Square Peg ● Round Hole







So, last night we went to dinner with my mother.  As I have written before, she is my biggest tool tester.   Before we pick her up, I do a check list of all of my tools that I have packed  and bring with me.   For those of you who are thinking, what could this sweet, old lady possibly be able to do that would require such preparation?  You have never been the subject of my mother’s skillful passive-aggressive undertones grouped with a sprinkle of bitterness.    Truly, it is simply how she is, but that doesn’t making it any easier knowing that.

By the end of the evening, my face hurts from over smiling and my tongue twinges with pain from biting it.  Keeping my mouth shut is the only weapon against her barrage of subtle digs.  Wouldn’t it be nice to just have a simple relationship with her?  Do I crave the type of closeness that many of my friends have with their mother?   Well, the answer is yes to both of these questions.  As I wrote yesterday, she simply has no coping skills.  That ingredient alone breeds her toxic outlook on life.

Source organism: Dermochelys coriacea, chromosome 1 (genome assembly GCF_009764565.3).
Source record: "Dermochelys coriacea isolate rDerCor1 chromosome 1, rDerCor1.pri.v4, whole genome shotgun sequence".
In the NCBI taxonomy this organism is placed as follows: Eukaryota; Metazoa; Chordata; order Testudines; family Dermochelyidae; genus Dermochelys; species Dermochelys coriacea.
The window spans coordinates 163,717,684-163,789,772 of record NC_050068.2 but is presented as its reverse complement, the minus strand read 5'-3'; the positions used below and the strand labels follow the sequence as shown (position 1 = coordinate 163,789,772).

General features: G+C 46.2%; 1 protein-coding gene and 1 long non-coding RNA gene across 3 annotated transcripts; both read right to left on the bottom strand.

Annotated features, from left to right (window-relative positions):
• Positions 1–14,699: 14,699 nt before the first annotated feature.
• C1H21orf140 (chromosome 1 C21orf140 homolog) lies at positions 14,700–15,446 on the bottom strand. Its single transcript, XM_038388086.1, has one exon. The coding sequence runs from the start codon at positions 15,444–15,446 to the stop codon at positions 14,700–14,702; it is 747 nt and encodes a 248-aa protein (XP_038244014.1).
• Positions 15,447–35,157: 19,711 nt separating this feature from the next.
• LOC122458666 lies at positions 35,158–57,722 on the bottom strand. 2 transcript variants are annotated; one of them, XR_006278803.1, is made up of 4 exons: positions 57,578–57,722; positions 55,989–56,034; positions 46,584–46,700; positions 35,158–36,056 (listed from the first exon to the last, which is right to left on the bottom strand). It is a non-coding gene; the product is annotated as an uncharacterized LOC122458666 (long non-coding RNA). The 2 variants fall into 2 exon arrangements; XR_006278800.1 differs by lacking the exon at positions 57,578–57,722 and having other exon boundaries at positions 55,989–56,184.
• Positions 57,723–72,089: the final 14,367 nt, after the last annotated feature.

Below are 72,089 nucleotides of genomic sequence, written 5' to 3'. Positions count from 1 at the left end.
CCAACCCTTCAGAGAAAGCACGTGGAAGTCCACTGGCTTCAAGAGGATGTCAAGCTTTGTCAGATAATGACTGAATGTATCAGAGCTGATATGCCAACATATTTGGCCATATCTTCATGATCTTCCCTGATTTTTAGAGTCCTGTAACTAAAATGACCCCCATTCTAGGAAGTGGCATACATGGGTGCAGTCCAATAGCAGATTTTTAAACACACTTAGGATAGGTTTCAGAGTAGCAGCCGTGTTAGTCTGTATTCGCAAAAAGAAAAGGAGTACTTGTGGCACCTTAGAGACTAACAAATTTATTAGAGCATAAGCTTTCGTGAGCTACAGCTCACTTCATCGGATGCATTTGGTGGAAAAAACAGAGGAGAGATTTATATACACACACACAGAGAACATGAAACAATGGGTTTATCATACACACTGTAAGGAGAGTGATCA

Honestly, as we were on our way to drop her off at home, God’s quirky sense of humor wasn’t lost on me.    The moment we neared the railroad tracks, the gates went down and a train approached.   Not just any train, but the longest train on the planet.  Of course, I exaggerate, but clearly, when I am stuck in the car with this tiny, elderly lady who can cut you with just a handful of words, it feels extra long.  I could hear my husband’s insides scream at the realization that we would endure more of the same as we watched the train pass.

While I was proud of how I didn’t accept the invitation to engage with her, it still affects me.    It is a potpourri of feelings…….anger, annoyance, along with a touch of regret for allowing myself fall into her trap.   In her world, bitterness is the fuel that keeps her moving, but unfortunately, it only really causes her to stall.